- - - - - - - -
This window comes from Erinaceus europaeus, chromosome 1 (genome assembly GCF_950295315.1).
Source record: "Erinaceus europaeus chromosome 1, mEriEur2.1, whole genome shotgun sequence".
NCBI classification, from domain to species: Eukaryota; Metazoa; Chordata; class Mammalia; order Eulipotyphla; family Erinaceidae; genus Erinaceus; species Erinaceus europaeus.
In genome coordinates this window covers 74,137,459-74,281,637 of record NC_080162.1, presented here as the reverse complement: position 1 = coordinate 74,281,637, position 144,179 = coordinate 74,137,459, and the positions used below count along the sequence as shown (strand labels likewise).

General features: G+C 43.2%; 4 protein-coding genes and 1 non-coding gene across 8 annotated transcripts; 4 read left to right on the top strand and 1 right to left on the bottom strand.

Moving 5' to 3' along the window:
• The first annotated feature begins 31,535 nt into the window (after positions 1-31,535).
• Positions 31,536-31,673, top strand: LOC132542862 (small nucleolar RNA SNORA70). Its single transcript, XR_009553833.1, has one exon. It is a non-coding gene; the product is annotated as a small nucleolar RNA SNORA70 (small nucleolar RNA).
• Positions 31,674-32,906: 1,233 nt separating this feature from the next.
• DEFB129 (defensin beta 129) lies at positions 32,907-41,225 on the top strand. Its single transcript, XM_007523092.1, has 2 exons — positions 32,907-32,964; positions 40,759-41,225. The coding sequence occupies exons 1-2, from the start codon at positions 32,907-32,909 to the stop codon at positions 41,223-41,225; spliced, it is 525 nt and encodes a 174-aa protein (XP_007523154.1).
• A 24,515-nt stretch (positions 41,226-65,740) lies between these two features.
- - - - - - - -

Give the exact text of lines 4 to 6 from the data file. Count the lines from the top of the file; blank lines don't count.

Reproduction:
In genome coordinates this window covers 74,137,459-74,281,637 of record NC_080162.1, presented here as the reverse complement: position 1 = coordinate 74,281,637, position 144,179 = coordinate 74,137,459, and the positions used below count along the sequence as shown (strand labels likewise).

General features: G+C 43.2%; 4 protein-coding genes and 1 non-coding gene across 8 annotated transcripts; 4 read left to right on the top strand and 1 right to left on the bottom strand.

Moving 5' to 3' along the window: